There is nothing wrong with this.  I’m actually a proponent of it.  It’s good business and probably the smartest thing the banks have done since this crisis began.  It serves us all and makes me want to break out in song – Be Our Guest, Be Our Guest, Be Our Guest…


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When Buying an REO be Last, Not First

If you’re not first, you’re last!  That has to be one of the best movie lines of all time.  Yes, Talladega Nights is a movie about NASCAR and yes it’s a bit sophomoric.  But Ricky Bobby, the race car driver who patterns his life after these words is wise – in a redneck kind of way.

Nobody likes to come in last.  It goes against everything we are taught.  There is no trophy or medal for last place.

That is unless you’re buying a bank owned property.  It pays to be last.  In this video my partner, Manny Romero and I share three tips for getting the bank to accept a low offer.

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The Just Plane Smart Real Estate Investing System

The year was 1966.  A pilot named Rollin King and his attorney friend Herb Kelleher sat in a San Antonio bar talking business.   Rollin grabbed a cocktail napkin and drew a triangle.  He wrote Dallas, Houston and San Antonio in each corner then showed it to his friend.  The plan was simple.  Fly people between these three cities as safely and efficiently as possible.  Get them there on time.  How did Herb respond?  “Rollin, you’re crazy.”   Then Herb thought about it a moment more and said, “let’s do it!”  Southwest Airlines was born.

My business partner, Manny Romero, and I had a similar meeting at a seafood restaurant in Tempe last summer.  Our objective was to implement a simple, easy to duplicate real estate investing system.  Since our cocktail napkins had ice cold beers on them I had to sketch out our plan on a yellow note pad.

We weren’t exactly starting from scratch.  Fortunately, I had been working for a real estate investor in town as a project manager.  This investor was doing about 20 fix and flips a month.  Believe it or not he willingly shared this successful system with me.  Why?  Because he recognized it would create other opportunities for himself down the road (more on that in a minute.)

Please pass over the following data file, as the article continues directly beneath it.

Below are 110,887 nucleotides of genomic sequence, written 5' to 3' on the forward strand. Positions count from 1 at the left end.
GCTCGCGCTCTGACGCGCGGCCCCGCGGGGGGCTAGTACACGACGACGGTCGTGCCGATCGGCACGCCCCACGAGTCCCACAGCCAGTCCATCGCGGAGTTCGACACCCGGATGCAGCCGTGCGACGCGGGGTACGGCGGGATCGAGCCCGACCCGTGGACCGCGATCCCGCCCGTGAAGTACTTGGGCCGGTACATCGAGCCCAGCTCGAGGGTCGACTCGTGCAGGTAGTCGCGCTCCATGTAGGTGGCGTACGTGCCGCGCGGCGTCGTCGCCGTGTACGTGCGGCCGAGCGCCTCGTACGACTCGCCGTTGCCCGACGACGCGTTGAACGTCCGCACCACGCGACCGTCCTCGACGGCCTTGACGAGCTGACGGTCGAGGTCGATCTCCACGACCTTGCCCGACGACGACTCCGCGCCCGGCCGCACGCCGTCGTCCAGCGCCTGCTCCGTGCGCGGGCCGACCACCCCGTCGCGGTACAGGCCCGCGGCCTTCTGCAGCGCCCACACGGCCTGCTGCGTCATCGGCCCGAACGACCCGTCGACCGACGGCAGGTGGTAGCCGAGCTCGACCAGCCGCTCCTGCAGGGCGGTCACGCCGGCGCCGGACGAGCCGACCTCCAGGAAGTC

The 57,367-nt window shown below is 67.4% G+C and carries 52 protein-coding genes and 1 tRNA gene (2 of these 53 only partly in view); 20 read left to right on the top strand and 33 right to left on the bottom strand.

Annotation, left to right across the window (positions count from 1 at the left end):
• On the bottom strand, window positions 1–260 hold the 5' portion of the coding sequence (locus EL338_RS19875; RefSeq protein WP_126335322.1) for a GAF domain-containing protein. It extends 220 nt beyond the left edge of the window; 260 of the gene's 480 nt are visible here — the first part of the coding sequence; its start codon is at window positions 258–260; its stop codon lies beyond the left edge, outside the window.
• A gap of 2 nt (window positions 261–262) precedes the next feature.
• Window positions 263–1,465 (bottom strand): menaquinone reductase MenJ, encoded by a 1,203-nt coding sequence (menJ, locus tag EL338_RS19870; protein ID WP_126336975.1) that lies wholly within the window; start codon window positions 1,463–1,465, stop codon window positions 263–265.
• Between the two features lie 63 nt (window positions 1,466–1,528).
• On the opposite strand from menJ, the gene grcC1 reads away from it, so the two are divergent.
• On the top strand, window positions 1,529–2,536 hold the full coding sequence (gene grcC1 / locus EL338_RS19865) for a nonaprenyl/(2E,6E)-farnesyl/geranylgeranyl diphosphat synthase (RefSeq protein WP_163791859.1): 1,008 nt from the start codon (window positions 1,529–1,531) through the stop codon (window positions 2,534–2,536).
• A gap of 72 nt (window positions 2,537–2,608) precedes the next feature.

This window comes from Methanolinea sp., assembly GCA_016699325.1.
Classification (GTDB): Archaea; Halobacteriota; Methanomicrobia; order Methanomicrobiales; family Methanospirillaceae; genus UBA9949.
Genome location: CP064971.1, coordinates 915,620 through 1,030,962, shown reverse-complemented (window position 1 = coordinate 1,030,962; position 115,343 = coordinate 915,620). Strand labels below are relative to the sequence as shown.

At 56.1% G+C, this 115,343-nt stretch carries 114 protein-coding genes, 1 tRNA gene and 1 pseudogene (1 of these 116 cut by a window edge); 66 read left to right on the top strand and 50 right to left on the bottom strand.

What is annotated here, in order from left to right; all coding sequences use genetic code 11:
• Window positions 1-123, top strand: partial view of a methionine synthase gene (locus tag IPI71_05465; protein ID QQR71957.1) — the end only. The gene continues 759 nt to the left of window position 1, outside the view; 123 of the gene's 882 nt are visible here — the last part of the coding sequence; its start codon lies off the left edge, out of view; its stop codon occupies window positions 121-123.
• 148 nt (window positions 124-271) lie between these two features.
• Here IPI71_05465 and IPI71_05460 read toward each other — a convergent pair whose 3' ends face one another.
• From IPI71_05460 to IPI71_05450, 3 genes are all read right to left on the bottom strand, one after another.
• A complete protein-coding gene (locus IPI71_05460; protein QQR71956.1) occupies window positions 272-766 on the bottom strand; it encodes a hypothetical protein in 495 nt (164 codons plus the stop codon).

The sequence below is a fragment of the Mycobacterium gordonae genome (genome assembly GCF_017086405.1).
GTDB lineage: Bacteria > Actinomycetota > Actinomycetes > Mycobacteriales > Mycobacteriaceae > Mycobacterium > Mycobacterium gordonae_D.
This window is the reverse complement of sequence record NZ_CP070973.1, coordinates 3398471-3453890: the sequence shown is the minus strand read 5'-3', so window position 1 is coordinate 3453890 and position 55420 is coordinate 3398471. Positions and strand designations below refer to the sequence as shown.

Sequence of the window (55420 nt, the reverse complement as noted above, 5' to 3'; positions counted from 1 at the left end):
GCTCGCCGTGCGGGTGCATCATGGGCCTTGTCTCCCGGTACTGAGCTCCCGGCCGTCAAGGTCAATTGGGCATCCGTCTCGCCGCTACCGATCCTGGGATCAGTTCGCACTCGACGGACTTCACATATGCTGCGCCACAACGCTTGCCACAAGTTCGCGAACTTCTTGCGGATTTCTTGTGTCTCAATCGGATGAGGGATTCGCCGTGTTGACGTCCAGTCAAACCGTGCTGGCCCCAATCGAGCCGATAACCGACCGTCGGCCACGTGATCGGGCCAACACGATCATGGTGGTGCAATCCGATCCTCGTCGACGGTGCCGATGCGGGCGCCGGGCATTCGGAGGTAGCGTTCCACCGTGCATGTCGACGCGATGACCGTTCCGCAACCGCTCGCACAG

Practically overnight Manny and I raised $180,000 by partnering with someone that had a self directed IRA.  My investor friend wholesaled us two houses and we flipped them both 45 days later for a net profit of $31,500. 

Does it make sense now why my investor friend shared his system with me?  He just gained a wholesale buyer.

So here Manny and I sat at King’s Fish House with a blank piece of paper and a calamari appetizer – proud of our recent success and motivated to do more.  Like Rollin King and Herb Kelleher we focused on controlling costs and being efficient.  The plan was to be the Southwest Airlines of real estate investing.  This is what we came up with:

  • Acquisition – We buy at trustee’s sales and REOs off the MLS.  NO short sales.
  • Price point, not location – We keep our acquisition price under $150,000.  Location doesn’t matter unless the home is in a war zone.
  • Type – newer homes with tile roofs, wood-frame construction, 3 bedroom – 2 bathroom – 2 car garage minimum.
  • Target buyers – we buy in areas with a high concentration of first and second time homebuyers.
  • Rehab – we buy homes that can be remodeled in 7 days or less.

This approach enables us to control costs.  When we buy a house at the courthouse steps or an REO off the MLS with this criteria there are very few surprises.   We paint every house the same color.  We use the same appliances, tile, carpet, light fixtures, blinds, and door hardware.  Our houses even smell the same.  We buy apple cinnamon air fresheners in bulk. 

Have you ever noticed Southwest Airlines jets look the same?  That’s because they’re all Boeing 737s.  It’s more cost effective to fly the same jet because they don’t have to train mechanics on different aircraft or warehouse a variety parts.  Like Southwest, our homes all look the same.  The buyer’s agents love to show them.

Since that brainstorming session last summer Manny and I have flipped 29 houses with a 48% cash on cash return to our investors.  Not bad.  Our just plane smart real estate investing system is working.  Our balance sheet make not look like Southwest Airlines’ but these days we are flying high.  Break out the cocktail napkins.